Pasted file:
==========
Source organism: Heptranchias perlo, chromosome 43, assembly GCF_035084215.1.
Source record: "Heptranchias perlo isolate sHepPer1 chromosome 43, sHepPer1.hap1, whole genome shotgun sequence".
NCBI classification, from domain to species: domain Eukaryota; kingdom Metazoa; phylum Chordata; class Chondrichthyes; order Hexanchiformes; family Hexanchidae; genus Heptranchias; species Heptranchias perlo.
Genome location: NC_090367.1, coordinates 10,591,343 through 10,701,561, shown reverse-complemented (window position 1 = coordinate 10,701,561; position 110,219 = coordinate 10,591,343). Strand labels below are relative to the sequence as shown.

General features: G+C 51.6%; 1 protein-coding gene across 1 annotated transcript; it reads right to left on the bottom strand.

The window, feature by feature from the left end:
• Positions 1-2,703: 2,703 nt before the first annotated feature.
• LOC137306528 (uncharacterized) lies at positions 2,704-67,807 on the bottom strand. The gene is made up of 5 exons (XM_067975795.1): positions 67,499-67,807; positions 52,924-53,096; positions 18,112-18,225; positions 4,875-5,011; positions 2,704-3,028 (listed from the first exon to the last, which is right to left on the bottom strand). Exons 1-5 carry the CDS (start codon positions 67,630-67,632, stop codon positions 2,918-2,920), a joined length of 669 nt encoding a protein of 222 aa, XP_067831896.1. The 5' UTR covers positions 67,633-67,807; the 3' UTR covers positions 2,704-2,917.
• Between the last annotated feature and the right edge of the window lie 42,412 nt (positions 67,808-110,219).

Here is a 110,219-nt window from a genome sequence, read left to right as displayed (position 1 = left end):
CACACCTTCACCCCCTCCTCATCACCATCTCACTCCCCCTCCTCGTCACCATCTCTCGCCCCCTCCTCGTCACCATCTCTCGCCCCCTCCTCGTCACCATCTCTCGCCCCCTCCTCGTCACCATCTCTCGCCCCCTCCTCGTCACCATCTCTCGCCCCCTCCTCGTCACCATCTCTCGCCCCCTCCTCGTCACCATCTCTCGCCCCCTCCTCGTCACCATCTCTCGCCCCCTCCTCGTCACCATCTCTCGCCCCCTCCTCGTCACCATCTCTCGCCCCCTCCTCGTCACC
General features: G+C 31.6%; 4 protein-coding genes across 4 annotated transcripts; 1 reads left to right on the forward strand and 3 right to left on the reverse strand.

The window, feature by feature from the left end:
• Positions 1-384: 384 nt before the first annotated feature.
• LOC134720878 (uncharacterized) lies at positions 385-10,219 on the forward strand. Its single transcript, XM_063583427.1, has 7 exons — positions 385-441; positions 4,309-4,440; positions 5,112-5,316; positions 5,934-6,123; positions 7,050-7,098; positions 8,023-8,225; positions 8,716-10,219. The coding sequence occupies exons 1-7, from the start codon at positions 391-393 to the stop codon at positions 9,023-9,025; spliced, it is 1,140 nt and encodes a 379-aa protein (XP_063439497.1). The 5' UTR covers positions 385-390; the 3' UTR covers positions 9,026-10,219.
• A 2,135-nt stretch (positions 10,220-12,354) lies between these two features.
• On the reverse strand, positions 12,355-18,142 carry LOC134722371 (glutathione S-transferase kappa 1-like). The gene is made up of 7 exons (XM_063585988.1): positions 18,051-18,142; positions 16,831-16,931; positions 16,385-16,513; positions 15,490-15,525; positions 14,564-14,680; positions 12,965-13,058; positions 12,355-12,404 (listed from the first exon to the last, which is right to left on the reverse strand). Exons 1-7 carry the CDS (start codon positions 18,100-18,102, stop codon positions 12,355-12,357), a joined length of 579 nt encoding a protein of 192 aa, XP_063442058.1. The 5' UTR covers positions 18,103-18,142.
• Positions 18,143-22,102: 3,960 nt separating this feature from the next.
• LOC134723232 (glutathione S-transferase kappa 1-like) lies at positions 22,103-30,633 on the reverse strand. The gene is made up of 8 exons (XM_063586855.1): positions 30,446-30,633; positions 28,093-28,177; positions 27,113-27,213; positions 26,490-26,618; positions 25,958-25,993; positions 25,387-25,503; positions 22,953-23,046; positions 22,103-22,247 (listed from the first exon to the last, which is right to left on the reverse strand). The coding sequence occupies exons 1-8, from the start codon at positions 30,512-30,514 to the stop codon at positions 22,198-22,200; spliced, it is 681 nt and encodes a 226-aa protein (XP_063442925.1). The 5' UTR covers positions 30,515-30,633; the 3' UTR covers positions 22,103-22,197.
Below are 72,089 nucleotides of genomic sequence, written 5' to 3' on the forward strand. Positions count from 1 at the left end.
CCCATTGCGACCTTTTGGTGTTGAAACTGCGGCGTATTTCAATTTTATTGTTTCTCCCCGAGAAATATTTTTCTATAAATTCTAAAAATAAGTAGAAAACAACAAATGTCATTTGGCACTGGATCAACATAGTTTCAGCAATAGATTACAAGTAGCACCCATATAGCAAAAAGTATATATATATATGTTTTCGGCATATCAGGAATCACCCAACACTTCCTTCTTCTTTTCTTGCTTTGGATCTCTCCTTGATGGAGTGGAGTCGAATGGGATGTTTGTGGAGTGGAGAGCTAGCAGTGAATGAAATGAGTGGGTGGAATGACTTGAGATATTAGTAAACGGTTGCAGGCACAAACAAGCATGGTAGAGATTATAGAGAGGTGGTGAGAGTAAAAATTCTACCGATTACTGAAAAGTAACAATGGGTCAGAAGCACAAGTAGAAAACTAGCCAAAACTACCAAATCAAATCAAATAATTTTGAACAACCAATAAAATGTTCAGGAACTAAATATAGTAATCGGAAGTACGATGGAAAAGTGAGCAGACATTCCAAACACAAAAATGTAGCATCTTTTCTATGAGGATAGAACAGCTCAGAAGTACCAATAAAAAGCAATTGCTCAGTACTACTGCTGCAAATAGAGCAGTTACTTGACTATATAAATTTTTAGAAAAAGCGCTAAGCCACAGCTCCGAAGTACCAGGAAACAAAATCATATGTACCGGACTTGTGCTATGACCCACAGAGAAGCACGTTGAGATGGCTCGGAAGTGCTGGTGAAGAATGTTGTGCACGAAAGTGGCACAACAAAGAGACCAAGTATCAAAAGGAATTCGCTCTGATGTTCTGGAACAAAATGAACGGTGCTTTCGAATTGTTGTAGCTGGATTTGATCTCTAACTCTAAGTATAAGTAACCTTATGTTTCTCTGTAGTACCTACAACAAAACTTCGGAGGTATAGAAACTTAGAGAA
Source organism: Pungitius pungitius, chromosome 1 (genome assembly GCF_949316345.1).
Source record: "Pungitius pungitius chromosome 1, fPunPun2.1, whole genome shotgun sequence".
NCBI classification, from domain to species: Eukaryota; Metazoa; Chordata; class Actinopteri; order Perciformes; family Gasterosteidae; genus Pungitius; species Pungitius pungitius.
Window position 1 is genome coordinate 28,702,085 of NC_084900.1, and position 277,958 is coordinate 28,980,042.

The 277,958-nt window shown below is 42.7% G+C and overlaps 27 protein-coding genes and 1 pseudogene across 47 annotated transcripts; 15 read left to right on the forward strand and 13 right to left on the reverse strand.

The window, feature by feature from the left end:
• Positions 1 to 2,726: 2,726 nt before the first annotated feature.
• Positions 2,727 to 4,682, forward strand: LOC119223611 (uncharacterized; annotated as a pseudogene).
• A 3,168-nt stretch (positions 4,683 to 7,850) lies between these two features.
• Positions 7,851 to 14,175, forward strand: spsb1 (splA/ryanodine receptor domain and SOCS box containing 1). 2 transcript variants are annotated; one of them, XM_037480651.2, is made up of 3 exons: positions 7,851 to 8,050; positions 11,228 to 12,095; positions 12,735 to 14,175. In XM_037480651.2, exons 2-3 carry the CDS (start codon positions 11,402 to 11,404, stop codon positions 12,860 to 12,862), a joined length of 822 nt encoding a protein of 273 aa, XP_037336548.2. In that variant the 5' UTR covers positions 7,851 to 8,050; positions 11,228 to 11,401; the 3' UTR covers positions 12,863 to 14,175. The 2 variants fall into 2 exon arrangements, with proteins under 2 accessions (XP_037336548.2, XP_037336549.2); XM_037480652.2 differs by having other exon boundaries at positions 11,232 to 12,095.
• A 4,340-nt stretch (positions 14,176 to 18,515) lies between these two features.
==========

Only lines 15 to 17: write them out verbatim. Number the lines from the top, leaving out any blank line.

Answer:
• LOC134720878 (uncharacterized) lies at positions 385-10,219 on the forward strand. Its single transcript, XM_063583427.1, has 7 exons — positions 385-441; positions 4,309-4,440; positions 5,112-5,316; positions 5,934-6,123; positions 7,050-7,098; positions 8,023-8,225; positions 8,716-10,219. The coding sequence occupies exons 1-7, from the start codon at positions 391-393 to the stop codon at positions 9,023-9,025; spliced, it is 1,140 nt and encodes a 379-aa protein (XP_063439497.1). The 5' UTR covers positions 385-390; the 3' UTR covers positions 9,026-10,219.
• A 2,135-nt stretch (positions 10,220-12,354) lies between these two features.
• On the reverse strand, positions 12,355-18,142 carry LOC134722371 (glutathione S-transferase kappa 1-like). The gene is made up of 7 exons (XM_063585988.1): positions 18,051-18,142; positions 16,831-16,931; positions 16,385-16,513; positions 15,490-15,525; positions 14,564-14,680; positions 12,965-13,058; positions 12,355-12,404 (listed from the first exon to the last, which is right to left on the reverse strand). Exons 1-7 carry the CDS (start codon positions 18,100-18,102, stop codon positions 12,355-12,357), a joined length of 579 nt encoding a protein of 192 aa, XP_063442058.1. The 5' UTR covers positions 18,103-18,142.